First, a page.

- On May 24, 2016
It’s hot, you’re sweaty and all you want is something cool to drink. But you’re stuck at this family barbecue for a few more hours, and you don’t want to be “that” family member. We’ve all been there. So, what are some simple, delicious, low-proof cocktails to make this Memorial Day weekend? We’ve got the answers!
The Highball cocktail is a very varied creature. Most traditionally, it is composed of simply a spirit and soda water. However, a “Highball” can now be applied to a host of drinks such as the gin & tonic, mule or Cuba Libre. While a traditional Highball can be made with any type of spirit (Scotch being the most common), one of our favorites is simply vermouth and soda. Skip the dry stuff, as it will just wash out in the cocktail, but any sweet vermouth will do the trick. Mixed with a rough ratio of 1:2, vermouth:seltzer, it is both simple and absolutely quenching. You can use a simple Dolin Rouge for a lighter style, Carpano Antica if you want something a little more robust, or go all in with Punt e Mes to highlight the bitterness of traditional Italian-style sweet vermouths. You can mix it up with all kinds of aperitif wines in this style of cocktail to create unique and nuanced recipes. Whether it be subbing in a gentian-based aperitivo, or blending bianco (light-bodied sweet vermouth) in, there are tons of ways to play. These vermouth and aperitif beverages have been a European staple for many, many years, but have yet to make a big splash in the US. Speaking of which, a splash of lemon wouldn’t go amiss.
Taking the vermouth highball a step further, we come to the Americano. One of the Italy’s classic cocktail contributions. First crafted by the creator of Campari, Gaspare Campari, this beverage is over 150 years old! Originally dubbed the “Milano-Torino” due to its components’ places of origin (Campari from Milan, vermouth from Torino), the cocktail was renamed in the early 1900s with the supposed reason being a rabid American enjoyment of it. Take the highball we just discussed and skew the ingredients a bit, and we have the Americano. Equal parts sweet vermouth (really, only the bolder Italian style will do), Campari (or another bitter of your choosing) and soda, it doesn’t get much simpler than that! Now, if we were to update the recipe just a smidge, we would recommend going with 1 part bitter, 2 parts sweet, and 5 parts weak. If you’re feeling crafty, toss some cocktail bitters in there to mix it up!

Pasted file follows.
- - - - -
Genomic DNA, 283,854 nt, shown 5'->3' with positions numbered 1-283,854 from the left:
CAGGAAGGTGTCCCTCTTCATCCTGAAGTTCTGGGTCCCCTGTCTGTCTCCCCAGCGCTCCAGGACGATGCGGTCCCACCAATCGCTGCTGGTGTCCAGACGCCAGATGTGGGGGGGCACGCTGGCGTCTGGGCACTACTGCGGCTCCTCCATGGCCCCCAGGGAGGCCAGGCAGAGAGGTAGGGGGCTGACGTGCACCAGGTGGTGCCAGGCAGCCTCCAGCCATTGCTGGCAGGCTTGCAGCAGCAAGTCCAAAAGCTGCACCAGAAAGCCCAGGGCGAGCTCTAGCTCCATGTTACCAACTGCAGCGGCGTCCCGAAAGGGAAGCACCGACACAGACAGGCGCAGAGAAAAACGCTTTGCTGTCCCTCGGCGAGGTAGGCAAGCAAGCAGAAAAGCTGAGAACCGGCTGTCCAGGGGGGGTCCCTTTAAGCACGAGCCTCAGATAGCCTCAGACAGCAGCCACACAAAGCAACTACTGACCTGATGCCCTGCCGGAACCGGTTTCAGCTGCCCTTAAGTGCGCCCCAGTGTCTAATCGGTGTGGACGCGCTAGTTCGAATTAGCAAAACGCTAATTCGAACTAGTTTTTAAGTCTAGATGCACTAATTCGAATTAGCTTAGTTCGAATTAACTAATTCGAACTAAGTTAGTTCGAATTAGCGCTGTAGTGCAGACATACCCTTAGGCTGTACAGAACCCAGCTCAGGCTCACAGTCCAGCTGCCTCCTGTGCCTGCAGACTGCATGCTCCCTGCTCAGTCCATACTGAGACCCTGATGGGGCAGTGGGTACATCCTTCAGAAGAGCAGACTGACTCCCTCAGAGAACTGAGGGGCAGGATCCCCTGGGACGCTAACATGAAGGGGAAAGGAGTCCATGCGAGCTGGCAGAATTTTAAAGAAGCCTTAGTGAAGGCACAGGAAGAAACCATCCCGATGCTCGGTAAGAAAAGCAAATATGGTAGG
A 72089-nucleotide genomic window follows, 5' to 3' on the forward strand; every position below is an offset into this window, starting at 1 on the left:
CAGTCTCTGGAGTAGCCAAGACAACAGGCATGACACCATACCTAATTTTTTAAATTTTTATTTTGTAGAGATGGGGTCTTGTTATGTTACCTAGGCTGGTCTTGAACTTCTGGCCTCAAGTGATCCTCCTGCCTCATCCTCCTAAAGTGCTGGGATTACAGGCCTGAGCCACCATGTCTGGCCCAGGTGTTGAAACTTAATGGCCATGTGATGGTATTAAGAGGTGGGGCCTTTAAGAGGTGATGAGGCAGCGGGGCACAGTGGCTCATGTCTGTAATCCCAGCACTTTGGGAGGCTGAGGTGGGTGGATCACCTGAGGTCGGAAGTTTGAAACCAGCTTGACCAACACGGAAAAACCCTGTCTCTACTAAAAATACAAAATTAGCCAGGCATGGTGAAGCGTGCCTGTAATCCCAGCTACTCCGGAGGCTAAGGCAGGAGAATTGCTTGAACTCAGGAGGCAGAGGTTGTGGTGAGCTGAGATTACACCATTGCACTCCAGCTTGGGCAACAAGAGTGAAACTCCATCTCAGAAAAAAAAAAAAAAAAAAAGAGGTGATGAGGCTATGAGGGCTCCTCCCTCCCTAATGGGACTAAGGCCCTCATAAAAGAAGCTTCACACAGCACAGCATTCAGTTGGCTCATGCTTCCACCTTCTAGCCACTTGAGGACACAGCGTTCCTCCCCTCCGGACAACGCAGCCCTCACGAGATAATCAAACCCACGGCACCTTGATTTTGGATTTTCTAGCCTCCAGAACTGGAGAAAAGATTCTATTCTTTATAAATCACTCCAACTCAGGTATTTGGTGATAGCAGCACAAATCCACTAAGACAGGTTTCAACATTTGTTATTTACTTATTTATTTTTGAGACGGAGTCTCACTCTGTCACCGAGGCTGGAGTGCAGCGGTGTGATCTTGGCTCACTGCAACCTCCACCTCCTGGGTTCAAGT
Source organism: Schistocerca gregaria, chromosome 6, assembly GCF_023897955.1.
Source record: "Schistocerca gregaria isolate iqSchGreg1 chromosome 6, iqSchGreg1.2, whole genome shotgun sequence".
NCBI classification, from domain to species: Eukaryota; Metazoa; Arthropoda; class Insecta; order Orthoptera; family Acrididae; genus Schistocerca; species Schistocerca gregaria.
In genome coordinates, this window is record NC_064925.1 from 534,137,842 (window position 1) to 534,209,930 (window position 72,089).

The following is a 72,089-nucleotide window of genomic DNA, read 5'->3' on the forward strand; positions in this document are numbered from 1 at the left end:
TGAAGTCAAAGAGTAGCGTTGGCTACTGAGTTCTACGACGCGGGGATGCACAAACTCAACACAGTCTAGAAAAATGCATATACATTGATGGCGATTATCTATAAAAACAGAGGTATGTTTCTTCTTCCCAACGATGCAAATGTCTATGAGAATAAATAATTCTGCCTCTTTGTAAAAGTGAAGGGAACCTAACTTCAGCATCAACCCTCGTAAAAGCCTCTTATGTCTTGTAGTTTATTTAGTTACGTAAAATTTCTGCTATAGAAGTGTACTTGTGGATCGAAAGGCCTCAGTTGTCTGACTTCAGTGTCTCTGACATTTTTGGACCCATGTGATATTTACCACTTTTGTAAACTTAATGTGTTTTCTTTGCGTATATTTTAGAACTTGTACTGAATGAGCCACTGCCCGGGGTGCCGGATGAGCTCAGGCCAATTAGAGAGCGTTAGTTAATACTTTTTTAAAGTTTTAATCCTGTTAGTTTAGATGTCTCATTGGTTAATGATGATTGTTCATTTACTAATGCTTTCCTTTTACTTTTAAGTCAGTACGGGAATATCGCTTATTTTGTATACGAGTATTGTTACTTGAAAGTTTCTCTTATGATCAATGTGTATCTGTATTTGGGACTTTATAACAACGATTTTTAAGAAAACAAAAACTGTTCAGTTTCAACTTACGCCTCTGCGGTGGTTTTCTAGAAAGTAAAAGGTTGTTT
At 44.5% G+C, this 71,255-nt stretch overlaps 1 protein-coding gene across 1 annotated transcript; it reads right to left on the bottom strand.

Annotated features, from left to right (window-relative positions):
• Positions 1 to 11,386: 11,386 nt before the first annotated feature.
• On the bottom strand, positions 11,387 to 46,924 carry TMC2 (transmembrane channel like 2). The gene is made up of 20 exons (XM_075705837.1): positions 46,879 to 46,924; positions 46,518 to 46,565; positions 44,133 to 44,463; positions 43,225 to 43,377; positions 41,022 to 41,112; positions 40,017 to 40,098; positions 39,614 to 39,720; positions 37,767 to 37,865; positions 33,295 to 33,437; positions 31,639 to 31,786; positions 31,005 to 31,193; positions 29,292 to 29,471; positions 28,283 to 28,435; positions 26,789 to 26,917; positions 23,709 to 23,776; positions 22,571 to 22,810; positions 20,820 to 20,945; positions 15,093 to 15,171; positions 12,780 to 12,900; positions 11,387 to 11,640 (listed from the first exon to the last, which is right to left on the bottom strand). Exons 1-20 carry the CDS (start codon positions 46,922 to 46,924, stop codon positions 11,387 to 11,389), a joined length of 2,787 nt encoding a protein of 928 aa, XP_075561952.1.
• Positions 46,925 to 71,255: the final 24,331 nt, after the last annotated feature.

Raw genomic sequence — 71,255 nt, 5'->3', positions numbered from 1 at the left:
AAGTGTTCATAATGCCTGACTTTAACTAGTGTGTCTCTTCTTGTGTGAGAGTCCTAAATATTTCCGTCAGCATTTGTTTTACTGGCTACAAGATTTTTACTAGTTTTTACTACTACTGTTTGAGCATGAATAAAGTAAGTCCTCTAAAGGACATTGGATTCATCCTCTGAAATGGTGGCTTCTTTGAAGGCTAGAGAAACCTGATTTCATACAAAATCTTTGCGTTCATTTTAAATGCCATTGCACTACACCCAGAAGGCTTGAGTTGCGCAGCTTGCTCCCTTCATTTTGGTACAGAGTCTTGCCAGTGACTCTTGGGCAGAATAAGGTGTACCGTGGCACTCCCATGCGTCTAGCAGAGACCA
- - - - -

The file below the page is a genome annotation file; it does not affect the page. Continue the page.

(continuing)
The final and fanciest iteration of this trend we’ll discuss is the Aperol Spritz. How can you not love something called a spritz!? First gaining popularity in the 1950s, this one really doesn’t work without the specific component ingredients. Thus, we recommend sticking to the script. It’s as easy as 3, 2, 1 with Prosecco, Aperol and soda water falling in line as such. It’s refreshing, elegant, and surprisingly nuanced given how simple its ingredients are. Traditionally garnished with a slice of orange to add a pop of citrus, fresh strawberries are a great inclusion also!